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2023 Year-End Message

Dear Clients and Friends:

The end of the year is often an optimal time for tax planning, but you must be careful to avoid potential pitfalls along the way. Notably, any year-end tax strategies you implement should take all the latest tax developments into account.

In particular, Congress has enacted significant tax legislation in recent years, beginning with the massive Tax Cuts and Jobs Act (TCJA) of 2017. Many provisions in the TCJA are effective for 2018 through 2025. Soon after, the Setting Every Community Up for Retirement Enhancement (SECURE) Act was signed into law, designed primarily to enhance retirement savings.

During the height of pandemic, a trio of laws—the Coronavirus Aid, Relief, and Economic Security (CARES) Act, the Consolidated Appropriations Act (CAA) and the American Rescue Plan Act (ARPA)—provided various forms of tax relief. Another law passed in the summer of 2022, the Inflation Reduction Act (IRA), created both new opportunities and obstacles for certain individuals and business entities.

Finally, late in 2022, the law dubbed “SECURE 2.0” built on the foundation of the initial SECURE Act and added several new layers.

Keeping all those laws in mind, we have prepared the following 2023 Year-End Tax Letter.

Be aware that the concepts discussed in this letter are intended to provide only a general overview of year-end tax planning. It is recommended that you review your personal situation with a tax professional.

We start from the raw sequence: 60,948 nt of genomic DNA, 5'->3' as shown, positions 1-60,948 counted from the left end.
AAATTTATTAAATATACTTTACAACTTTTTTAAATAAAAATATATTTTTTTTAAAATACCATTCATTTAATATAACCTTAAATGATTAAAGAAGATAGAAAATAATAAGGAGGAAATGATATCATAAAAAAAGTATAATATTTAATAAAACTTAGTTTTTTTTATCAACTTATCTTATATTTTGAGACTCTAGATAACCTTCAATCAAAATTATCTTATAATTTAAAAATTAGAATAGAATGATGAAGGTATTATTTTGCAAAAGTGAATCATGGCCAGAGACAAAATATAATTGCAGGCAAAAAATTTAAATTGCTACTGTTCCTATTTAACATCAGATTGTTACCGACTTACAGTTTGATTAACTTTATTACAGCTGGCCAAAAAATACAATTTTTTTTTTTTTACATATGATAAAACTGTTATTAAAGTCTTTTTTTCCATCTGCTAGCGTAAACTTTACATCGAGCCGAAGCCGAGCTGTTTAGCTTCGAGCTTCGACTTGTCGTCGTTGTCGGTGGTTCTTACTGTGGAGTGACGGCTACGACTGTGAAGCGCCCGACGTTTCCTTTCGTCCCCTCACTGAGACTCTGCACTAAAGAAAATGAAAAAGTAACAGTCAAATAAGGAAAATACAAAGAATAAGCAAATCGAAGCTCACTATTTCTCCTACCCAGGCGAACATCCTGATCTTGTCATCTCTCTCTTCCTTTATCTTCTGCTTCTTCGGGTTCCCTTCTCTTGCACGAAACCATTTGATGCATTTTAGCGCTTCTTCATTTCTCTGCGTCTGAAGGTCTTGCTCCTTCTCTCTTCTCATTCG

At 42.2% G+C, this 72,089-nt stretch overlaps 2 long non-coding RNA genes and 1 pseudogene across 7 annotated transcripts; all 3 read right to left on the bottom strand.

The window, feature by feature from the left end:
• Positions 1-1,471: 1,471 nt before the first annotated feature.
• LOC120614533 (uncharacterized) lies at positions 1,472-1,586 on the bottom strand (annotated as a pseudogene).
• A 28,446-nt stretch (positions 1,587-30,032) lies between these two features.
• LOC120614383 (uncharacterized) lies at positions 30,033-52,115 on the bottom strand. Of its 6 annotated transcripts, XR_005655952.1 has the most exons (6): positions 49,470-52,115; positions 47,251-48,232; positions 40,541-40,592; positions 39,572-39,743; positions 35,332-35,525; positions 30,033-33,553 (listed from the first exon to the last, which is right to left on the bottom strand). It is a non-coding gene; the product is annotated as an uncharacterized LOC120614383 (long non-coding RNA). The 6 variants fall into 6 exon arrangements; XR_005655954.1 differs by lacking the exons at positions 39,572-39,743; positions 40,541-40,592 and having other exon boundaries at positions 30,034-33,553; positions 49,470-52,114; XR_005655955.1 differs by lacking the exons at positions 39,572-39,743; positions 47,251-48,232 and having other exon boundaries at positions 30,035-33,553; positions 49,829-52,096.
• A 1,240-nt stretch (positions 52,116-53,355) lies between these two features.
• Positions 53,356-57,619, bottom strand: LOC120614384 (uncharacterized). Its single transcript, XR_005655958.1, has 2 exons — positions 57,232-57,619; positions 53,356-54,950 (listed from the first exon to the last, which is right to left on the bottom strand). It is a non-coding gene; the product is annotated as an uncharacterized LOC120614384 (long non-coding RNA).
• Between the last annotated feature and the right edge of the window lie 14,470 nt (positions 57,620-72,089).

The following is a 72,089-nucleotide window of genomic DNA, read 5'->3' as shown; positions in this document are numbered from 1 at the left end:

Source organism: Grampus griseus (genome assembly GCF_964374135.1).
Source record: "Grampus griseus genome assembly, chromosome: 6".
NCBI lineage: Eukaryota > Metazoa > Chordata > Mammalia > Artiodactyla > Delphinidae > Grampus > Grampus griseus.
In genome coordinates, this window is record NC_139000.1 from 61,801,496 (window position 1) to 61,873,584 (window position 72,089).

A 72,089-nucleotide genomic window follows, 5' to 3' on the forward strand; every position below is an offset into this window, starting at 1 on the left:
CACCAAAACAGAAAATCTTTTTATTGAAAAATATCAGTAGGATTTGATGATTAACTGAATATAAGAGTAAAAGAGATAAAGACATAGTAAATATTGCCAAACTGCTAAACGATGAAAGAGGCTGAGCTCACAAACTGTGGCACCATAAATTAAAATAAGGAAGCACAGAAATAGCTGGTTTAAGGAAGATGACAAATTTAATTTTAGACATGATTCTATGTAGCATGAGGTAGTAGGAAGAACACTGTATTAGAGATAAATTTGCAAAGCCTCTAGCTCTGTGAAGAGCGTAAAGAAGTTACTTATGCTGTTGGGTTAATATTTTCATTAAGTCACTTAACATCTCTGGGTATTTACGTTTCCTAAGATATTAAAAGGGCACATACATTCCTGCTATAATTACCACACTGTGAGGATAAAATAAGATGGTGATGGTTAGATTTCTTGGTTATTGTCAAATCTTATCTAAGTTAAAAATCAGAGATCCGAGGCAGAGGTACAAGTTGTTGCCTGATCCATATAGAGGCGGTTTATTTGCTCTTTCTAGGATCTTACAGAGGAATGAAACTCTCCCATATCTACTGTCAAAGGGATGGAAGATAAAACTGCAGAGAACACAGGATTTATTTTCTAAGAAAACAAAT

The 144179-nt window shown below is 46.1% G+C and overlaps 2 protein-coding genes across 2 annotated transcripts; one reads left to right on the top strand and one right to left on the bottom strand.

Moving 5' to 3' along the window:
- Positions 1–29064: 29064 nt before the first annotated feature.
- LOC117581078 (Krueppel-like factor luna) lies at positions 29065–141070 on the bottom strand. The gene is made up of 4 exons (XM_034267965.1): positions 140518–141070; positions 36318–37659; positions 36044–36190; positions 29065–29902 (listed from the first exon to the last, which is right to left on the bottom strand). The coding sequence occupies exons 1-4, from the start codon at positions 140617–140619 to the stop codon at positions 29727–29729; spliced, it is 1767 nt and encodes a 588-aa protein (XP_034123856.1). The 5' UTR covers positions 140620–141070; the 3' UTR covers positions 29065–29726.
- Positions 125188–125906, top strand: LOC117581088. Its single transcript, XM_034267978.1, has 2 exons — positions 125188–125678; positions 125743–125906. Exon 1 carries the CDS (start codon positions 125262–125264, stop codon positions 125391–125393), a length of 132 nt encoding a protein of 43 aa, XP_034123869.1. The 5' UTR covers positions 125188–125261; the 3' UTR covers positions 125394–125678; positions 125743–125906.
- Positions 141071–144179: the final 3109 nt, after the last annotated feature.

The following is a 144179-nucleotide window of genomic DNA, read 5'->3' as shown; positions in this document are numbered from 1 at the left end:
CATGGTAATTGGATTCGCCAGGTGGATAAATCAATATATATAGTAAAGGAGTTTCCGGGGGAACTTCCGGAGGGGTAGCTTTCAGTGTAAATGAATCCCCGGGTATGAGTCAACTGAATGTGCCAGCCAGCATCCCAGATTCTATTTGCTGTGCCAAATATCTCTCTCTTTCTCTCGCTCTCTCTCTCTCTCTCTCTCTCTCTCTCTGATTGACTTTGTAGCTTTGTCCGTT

As you begin your individual tax planning, here are a few things you’ll want to keep in mind.


Itemized Deductions

When you file your personal 2023 tax return, you must choose between the standard deduction and itemized deductions. The standard deduction for 2023 is $13,850 for single filers and $27,700 for joint filers. (An additional $1,850 standard deduction is allowed for a taxpayer age 65 or older.)

YEAR-END MOVE: If you come out ahead by itemizing, you may want to accelerate certain deductible expenses into 2023. For example, consider the following possibilities.

  • Donate cash or property to a qualified charitable organization (see more below).
  • Pay deductible mortgage interest if it otherwise makes sense for your situation. Currently, this includes interest on acquisition debt of up to $750,000 for your principal residence and one other home.
  • Make state and local tax (SALT) payments up to the annual SALT deduction limit of  $10,000.
  • Add home improvements that qualify for mortgage interest deductions as acquisition debt. This includes loans made to substantially improve a qualified residence.
  • Schedule non-emergency physician or dentist visits in 2023 if you expect to qualify for a medical deduction this year. Only unreimbursed expenses above 7.5% of your adjusted gross income (AGI) are deductible.
Tax Tip: Conversely, if you do not expect to qualify for a medical deduction in 2023, you might as well delay non-emergency expenses to 2024 when they may do you some tax good.

Charitable Donations

The tax law allows you to deduct charitable donations within generous limits if you meet certain recordkeeping requirements.

YEAR-END MOVE: Step up charitable gift-giving before January 1. As long as you make a donation in 2023, it is deductible in 2023, even if you charge it in 2023 and pay it in 2024.

  • If you make monetary contributions, your deduction is limited to 60% of your AGI. Any excess above the 60%-of-AGI limit may be carried over for up to five years.
  • If you donate appreciated property held longer than one year (i.e., it would qualify for long-term capital gain treatment if sold), you can generally deduct an amount equal to the property’s fair market value (FMV) on the donation date, up to 30% of your AGI. But the deduction for short-term capital gain property is limited to your initial cost.
Tax Tip: Any excess above the 30%-of-AGI limit may be carried over for up to five years.

Alternative Minimum Tax